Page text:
The Guantanamobile Project is an attempt to both inform and collect public opinion. We believe it is vitally important to help the American public understand the legal, political and territorial issues surrounding the Guantanamo detentions. But we also feel it is necessary, at this historical moment, to survey, record and archive the national and international response to the administration's actions, the Supreme Court decision, and the continued role the "fortified American toehold" of Guantanamo continues to play in international conflicts. It is our feeling that, in effect, the Guantanamo situation represents the genie unleashed from the bottle. Even if the Bush administration eventually tries to minimize the presence of Guantanamo by rendering detainees elsewhere, the ripple effects of the administration's sweeping claims to extrajudicial authority have already extended across the United States and around the world.
The Guantanamobile Project has three primary components - a website which serves as an information and survey database and networking center; and a mobile "Guantanamobile" that will circulate information, perform field research, and hold nightly projection events; and an documentary about the practice of wartime detentions at Guantanamo Bay.
The Guantanamobile Project / Lisa Lynch & Elena Razlogova
In July and August 2004, The Guantanamobile Project hit the road, taking a shrink-wrapped, tech-laden van into the streets and parking lots of several Southern and Midwestern cities. The van created a mobile, roaming public sphere aimed at engaging reflection and dialogue about U.S. detention practices at Guantanamo. The Project was motivated by its creators’ observation that U.S. citizens seemed largely unconcerned with what was happening on a remote military base beyond the borders of the nation, so it also provided factual and analytical information about the U.S. legal system and the detention center itself. The results of their experiments with this technologically-mediated, D.Y.I. public realm form one thread of the Vectors’ project presented here.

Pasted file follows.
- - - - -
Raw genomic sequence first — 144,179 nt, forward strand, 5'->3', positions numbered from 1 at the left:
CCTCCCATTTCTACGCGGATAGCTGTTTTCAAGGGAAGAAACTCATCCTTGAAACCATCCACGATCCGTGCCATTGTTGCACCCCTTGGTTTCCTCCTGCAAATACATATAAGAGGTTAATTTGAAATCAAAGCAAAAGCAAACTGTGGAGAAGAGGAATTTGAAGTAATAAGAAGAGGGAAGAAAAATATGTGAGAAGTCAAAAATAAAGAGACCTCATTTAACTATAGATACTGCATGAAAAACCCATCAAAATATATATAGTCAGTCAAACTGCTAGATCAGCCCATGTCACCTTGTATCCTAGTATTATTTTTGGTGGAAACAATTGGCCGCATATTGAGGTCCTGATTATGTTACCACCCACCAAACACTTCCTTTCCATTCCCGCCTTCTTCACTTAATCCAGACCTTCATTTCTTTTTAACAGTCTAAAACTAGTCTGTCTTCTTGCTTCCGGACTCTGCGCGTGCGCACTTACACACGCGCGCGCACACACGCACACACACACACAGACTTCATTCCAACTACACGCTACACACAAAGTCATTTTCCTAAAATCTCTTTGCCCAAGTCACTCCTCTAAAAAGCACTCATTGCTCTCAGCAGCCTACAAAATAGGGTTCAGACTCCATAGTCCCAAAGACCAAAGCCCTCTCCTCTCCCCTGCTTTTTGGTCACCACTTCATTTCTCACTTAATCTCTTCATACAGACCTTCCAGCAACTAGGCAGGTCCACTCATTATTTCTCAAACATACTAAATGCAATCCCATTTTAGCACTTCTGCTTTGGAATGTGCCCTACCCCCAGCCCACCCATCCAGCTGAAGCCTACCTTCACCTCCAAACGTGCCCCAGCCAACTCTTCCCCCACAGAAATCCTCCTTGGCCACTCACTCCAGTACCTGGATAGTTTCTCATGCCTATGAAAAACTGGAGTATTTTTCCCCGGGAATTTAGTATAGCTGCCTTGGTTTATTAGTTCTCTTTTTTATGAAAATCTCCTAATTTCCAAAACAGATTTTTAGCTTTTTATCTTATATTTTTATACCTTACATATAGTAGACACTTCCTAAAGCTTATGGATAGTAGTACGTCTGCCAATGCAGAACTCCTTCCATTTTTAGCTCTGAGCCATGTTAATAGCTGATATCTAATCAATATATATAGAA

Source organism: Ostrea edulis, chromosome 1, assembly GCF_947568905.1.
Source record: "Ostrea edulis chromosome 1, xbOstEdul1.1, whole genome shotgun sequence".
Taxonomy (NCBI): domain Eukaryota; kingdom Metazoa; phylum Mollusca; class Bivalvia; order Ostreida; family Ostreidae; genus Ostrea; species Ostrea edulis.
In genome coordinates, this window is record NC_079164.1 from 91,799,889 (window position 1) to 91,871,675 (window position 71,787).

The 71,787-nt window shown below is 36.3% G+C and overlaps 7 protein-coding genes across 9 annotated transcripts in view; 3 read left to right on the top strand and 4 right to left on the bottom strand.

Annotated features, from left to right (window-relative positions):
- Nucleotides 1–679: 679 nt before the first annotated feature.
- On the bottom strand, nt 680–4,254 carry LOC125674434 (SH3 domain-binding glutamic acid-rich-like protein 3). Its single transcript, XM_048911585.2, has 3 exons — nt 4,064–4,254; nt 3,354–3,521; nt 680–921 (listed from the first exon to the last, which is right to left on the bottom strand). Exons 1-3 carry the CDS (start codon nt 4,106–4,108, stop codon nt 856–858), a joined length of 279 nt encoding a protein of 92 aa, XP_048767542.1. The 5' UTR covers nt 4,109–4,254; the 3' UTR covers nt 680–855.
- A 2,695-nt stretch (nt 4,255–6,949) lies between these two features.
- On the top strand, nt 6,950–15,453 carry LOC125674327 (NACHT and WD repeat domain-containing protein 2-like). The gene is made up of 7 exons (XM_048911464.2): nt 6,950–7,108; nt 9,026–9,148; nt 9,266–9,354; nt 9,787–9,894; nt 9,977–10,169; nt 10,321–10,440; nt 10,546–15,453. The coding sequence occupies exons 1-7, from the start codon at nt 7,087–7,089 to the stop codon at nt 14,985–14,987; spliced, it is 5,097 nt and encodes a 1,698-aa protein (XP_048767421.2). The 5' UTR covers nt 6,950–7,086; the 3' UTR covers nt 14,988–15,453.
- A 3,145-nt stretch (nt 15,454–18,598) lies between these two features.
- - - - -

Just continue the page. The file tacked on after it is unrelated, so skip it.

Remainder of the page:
This publication brings together material from the road trip and its interviews, from extensive research, from the film produced for the road trip, and from the website for the larger project, underscoring the mutability and transformative potential of digital documents. Working across multiple platforms – both digital and physical – and drawing from an ever-expanding database of resource materials to create civically-engaged products, the Guantanamobile Project underscores the intermedial quality of 21st-century life. The use of audio and video in the piece published here sets the stage for the user’s deeper engagement with a host of moral, legal, and political topics. It also reminds us that mobility is not equally available to everyone.
Like others pieces in this issue, The Guantanamobile Project also blurs the line between ‘scholarship proper’ and public discourse, encouraging an expansion of the scholarly concerns of legal and cultural studies to a broader audience. Given the circulation possibilities of digital publication and the increasing marginalization of the humanities within the university, it is crucial to understand such public sphere activity as scholarly activity rather than as something scholars might do ‘in addition’ to their research. Such a perspective informs the ongoing push within the academy toward a new type of public humanities that can connect the work of various scholars to issues of public relevance and import.
Vectors Journal of Culture and Technology in a Dynamic Vernacular
MOBILITY / Issue 2 / Fall 2005
Eyeballing the Naval Station Guantanamo Bay